Stakes Vs. Spectacle
I write a lot of action-focused drama and, like everyone else, I've seen a lot of Hollywood franchise action movies where the whole world is blowing up and you just… don't… care. So I was interested to see Chris McQuarrie (who is not as wildly successful as he is by accident) nail it, in the Times:
Without stakes, without an investment in the characters and their dilemmas, action quickly devolves into spectacle which — I’ve learned the hard way — enthralls an audience for roughly one and a half seconds. The best action sequences are free of exposition, with stakes that are established in advance or, better still, self-evident. They keep the audience’s collective subconscious focused entirely on one simple question.
The question is not how will it end? We know [our heroes will] come out on top in the end. The only question that matters is, how can this possibly end well?
The object and the craft of effective action is to create a scenario that must end well yet seemingly cannot. Use luck, so long as it’s all bad. Use coincidence, so long as it complicates. Make your protagonist vulnerable and your villain impervious. Move the goal post whenever possible.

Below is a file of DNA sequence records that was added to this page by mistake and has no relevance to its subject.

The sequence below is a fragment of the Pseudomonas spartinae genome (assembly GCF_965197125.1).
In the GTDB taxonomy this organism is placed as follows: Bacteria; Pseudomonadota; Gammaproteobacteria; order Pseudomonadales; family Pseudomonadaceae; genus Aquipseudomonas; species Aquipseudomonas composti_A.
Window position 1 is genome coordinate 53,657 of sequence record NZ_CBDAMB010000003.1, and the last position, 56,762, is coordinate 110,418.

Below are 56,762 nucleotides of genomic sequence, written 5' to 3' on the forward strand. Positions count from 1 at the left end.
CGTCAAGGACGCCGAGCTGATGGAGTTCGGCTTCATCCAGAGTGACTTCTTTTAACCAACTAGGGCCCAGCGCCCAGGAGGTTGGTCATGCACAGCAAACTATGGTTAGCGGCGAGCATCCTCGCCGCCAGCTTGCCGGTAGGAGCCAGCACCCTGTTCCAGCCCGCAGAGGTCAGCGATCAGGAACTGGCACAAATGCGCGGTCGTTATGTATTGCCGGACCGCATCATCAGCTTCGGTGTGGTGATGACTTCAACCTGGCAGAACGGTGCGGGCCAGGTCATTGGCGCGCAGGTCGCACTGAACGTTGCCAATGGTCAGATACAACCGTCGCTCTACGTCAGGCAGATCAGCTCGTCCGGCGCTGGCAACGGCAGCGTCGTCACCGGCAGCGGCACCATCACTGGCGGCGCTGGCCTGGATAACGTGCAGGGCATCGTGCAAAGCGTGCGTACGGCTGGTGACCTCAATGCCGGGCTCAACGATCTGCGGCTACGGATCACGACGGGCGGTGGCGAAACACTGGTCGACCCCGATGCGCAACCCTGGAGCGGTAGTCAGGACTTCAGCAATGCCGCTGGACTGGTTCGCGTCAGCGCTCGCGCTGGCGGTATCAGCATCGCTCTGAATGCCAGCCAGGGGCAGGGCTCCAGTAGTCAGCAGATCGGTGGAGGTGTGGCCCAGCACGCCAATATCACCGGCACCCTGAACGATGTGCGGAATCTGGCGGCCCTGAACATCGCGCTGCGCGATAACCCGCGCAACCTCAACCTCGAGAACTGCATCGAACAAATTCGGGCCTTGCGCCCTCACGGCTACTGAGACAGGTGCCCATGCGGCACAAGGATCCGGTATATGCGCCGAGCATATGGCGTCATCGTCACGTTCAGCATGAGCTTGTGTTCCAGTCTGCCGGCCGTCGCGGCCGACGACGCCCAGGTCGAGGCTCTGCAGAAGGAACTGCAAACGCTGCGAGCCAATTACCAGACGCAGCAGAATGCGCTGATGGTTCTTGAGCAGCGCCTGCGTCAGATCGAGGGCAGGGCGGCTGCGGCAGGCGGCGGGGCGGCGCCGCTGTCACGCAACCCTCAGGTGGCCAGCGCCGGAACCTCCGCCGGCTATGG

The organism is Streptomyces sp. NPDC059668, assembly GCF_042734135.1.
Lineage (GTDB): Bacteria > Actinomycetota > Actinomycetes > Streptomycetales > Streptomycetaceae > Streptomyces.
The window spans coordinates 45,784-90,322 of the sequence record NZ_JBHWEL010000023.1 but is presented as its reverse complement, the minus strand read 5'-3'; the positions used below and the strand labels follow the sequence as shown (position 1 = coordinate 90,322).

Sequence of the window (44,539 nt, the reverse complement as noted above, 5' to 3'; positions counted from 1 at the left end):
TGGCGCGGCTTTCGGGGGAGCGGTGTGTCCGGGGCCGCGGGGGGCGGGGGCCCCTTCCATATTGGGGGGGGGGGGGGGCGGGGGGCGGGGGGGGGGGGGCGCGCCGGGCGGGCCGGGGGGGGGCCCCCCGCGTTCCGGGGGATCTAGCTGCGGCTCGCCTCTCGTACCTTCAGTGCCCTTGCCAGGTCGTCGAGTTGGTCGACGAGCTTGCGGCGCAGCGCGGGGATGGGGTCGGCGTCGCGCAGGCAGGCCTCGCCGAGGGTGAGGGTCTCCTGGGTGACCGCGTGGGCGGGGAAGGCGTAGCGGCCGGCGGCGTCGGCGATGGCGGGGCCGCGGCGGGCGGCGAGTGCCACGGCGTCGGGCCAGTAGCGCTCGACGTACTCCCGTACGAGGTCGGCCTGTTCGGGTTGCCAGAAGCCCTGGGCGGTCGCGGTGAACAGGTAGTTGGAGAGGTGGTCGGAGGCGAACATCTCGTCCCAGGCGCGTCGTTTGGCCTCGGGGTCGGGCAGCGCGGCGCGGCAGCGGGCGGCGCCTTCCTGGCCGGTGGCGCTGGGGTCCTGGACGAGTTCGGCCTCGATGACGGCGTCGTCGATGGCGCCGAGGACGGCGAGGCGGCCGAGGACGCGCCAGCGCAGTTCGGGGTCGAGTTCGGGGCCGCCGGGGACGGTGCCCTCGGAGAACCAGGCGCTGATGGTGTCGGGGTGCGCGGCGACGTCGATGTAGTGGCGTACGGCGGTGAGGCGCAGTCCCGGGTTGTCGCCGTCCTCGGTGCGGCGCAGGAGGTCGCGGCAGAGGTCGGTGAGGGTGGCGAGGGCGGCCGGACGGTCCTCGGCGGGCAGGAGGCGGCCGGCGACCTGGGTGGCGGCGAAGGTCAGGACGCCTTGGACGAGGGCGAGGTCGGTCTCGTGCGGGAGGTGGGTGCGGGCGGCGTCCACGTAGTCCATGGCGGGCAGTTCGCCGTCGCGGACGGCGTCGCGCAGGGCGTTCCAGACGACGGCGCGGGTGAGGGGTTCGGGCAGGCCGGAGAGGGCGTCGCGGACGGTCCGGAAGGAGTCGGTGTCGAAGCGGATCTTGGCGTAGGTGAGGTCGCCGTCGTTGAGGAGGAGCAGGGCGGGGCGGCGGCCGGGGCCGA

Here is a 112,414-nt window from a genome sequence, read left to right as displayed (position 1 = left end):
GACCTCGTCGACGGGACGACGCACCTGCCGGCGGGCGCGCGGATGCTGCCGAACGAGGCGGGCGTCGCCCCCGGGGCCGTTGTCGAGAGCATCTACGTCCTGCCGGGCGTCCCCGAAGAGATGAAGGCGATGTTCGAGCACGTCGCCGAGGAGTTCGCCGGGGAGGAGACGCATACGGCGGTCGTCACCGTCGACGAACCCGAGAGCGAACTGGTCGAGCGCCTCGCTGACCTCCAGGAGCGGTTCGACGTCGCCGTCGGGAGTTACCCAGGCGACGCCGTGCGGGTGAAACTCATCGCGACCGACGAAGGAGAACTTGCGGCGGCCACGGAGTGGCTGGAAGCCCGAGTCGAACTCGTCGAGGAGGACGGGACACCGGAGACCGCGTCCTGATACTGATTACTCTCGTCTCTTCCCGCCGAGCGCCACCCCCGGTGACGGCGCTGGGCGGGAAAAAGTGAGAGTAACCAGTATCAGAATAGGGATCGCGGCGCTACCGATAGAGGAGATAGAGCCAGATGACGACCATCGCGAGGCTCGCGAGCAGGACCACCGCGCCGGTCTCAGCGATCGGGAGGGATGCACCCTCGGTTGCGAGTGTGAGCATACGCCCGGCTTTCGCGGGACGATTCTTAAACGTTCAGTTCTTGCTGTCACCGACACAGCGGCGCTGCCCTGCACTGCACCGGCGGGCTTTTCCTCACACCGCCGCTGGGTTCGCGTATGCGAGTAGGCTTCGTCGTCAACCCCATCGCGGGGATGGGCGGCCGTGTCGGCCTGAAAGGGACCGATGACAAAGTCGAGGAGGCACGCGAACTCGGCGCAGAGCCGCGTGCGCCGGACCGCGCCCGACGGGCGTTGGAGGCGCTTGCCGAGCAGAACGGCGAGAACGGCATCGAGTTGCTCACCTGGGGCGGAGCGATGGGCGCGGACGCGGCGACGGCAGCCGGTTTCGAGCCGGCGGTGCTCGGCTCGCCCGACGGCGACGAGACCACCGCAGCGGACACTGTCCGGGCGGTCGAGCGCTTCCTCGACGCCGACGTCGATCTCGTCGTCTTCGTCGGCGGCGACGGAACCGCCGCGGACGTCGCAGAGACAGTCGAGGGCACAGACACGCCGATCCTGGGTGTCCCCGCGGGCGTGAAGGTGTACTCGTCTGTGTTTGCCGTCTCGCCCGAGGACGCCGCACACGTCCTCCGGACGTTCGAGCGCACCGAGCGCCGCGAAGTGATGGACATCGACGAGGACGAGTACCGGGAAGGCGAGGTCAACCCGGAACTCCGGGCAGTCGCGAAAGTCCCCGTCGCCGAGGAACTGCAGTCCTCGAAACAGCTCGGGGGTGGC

The main point of course is the first one, about emotional stakes for the characters. This very much calls to mind the great William Martell, whose book The Secrets of Action Screenwriting is a cult classic (and which I've long been meaning to excerpt here). He hammers home that stories are about people with problems, action scenes have to be character scenes, and shit blowing up is neither here nor there. The whole point of story is to put characters into situations of extremity and dilemma, thus forcing them to decide and act and it is those decisions and actions which reveal who they really are. (And thus also teach us a little something about how to be properly human.) Action scenes are no different, just a bit more visceral and visual. And shit blows up.